Red Tide Burning


In golf, like much of the world’s industry, a red tide is taking over. China’s Reignwood Group promises to be a force to be reckoned with and more.

BY Justine Moss

There is also a very ambitious project to build the world’s first indoor golf course in Beijing and discussions are already under way with legendary golfer and design maestro, Jack Nicklaus.

It has no reciprocal rights with other courses in China but does have a ‘sister relationship’ with Nine Bridges Country Club in South Korea and Tanah Merah Country Club in Singapore.

It’s been a busy year for the Reignwood Group, which celebrated its 30th anniversary this year.  Headquartered in Beijing, the conglomerate is headed by Chairman Dr. Chanchai Ruayrungruang who is also Chairman of Redbull Group, and is active in four major growth sectors including consumer products, lifestyle, industrial and financing.

With Dr. Chanchai being a avid golfer, the game of golf has played a major part in the lifestyle division of the group which has already seen the acquisition of the iconic Wentworth Golf Club in Surrey, England this year and the return of the US$2.1 million Reignwood LPGA Classic that recently concluded with South Korean Mirim Lee edging out Caroline Hedwall and Stacy Lewis for only her second professional win in her career.

There is also a very ambitious project to build the world’s first indoor golf course in Beijing and discussions are already under way with legendary golfer and design maestro, Jack Nicklaus.

At the heart of all this, where all dreams began, is the private and members only facility called Reignwood Pine Valley Golf Club. Home to a Polo Club, golf villas, a five-star hotel and a health management and fitness centre, its two 18-hole golf courses designed also by Nicklaus, in addition to a nine-hole tract is a focal part of the social fabric of the well-heeled in the capital city.  That is perhaps the reason why they hold enough clout to stage a buyout over one of England’s most exclusive golfing treasures, the Wentworth Golf Club, for £135 million pounds from restaurant entrepreneur Richard Caring.

The acquisition was part of a plan which was mapped out five years ago by the Reignwood Group to develop modern services, businesses including golf courses, hotels and high-end real estate projects. The Group stresses that while it will keep the original team in place at the club, it will gradually introduce some of its own culture into Wentworth. 

“We are different from many other Chinese enterprises which are also going global. We have a different approach. Localisation is our top priority,” explains Yasmin Lu, President of Beijing Reignwood Classic Culture & Sports Development Ltd Co., who is also part of the takeover team. “We always advocate exchanges between the east and west so appropriately we will introduce elements of our own culture, Asian or eastern business culture and even economic culture. Gradually we will also introduce our members to play there,” she says.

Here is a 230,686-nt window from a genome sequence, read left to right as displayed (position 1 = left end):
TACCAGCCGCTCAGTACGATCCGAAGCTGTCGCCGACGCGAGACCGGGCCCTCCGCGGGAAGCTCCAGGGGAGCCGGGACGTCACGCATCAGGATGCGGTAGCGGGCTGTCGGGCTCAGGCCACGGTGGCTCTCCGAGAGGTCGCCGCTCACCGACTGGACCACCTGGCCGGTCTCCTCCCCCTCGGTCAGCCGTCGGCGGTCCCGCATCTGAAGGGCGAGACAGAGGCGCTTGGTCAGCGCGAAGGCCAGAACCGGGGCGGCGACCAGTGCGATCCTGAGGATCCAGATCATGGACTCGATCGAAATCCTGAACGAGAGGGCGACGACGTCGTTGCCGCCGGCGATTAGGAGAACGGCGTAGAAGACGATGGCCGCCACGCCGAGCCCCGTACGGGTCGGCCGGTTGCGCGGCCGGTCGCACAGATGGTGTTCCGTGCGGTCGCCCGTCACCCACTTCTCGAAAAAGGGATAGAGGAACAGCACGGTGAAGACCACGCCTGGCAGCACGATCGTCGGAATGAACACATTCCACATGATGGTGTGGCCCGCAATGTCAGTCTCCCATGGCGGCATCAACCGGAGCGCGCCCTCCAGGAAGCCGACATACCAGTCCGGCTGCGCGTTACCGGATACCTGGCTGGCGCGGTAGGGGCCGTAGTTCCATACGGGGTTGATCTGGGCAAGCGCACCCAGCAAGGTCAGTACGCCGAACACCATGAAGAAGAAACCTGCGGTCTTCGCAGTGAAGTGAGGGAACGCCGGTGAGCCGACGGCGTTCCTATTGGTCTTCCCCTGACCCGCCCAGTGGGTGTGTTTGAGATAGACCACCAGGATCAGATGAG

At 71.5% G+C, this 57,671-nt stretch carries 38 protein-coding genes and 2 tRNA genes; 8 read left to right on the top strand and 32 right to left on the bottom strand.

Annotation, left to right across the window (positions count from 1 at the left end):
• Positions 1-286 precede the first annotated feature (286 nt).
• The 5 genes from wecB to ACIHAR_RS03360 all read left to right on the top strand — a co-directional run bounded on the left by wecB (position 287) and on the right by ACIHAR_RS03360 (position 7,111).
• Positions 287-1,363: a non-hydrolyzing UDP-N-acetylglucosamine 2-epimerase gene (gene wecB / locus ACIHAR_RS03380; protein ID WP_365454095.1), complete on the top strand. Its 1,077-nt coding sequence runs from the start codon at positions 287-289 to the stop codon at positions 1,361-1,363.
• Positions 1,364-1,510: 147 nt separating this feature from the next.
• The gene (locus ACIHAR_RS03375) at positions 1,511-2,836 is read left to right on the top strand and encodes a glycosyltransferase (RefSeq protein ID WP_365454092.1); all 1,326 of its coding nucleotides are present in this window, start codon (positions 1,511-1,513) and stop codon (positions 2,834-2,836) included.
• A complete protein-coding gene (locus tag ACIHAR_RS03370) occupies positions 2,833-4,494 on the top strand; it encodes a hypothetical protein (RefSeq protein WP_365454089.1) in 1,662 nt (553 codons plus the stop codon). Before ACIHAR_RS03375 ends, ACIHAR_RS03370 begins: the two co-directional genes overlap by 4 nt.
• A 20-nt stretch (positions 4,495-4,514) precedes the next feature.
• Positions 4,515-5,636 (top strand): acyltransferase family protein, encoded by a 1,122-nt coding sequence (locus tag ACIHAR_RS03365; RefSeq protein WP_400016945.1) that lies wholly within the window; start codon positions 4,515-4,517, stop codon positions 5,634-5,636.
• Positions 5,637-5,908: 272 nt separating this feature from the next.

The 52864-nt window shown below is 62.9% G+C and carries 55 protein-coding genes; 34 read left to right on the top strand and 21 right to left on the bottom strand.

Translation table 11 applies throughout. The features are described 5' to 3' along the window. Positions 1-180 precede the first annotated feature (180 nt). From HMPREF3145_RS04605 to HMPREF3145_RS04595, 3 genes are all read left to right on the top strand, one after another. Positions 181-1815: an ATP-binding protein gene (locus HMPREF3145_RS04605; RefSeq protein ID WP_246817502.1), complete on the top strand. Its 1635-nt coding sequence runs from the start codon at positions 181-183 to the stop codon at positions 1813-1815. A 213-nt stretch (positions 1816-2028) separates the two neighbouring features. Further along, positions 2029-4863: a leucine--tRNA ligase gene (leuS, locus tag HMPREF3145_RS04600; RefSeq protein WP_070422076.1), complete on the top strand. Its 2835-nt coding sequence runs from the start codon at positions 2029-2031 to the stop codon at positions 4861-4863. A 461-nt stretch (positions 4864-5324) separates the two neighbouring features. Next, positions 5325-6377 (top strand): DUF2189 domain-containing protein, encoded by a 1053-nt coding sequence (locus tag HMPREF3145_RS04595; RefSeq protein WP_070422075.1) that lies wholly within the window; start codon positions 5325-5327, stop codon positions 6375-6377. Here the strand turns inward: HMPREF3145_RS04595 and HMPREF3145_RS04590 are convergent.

However, this is not a one-off purchase, and the Reignwood Group is currently involved in the possible acquisition of other high-end iconic golf courses across Europe and North America.

“For our group there are two fronts of equal importance - one is golf related businesses or modern health service businesses and the other is the thirst consumer products such as Vita Coco and Red Bull and health-related products introduced from abroad,” offers Lu, continuing, “I can confirm when it comes to golf, international acquisition is very high on our agenda. We’re not only looking for iconic brands which fit into our strategy and culture, we are also looking at the possibility of building our own courses overseas using international designers. That will depend on the market status and our judgment on how well we can fit into that local environment.”

While that remains a strategy for the future, the present holds a much more interesting prospect with the impending construction on the world’s first indoor golf course.

“Jack Nicklaus is working with us in terms of designing the indoor golf course and we are trying to build it within the area of nine holes but for players able to play 18 holes. Maybe there will be two tees and two greens and golfers can play back and forth,” explains Galba Zheng, President of Reignwood Pine Valley Golf Club for the past decade.

As Beijing is a city with very sharp seasonal differences and changes, he states that with this project, golfers will be able to play all year round. “Dr Chanchai has always had this vision for Beijing players to still enjoy golfing even during winter. The plan has been on our minds for four years,” he reveals.  

“We actually had previously looked at kicking off construction before the end of 2014, but we are now going through some new approval procedures with the government so possibly and hopefully we’ll be able to do it next year.”  A microclimate will be created in the indoor golf course and the club will grow organic turf with a minimum or zero use of chemicals and fertilizers.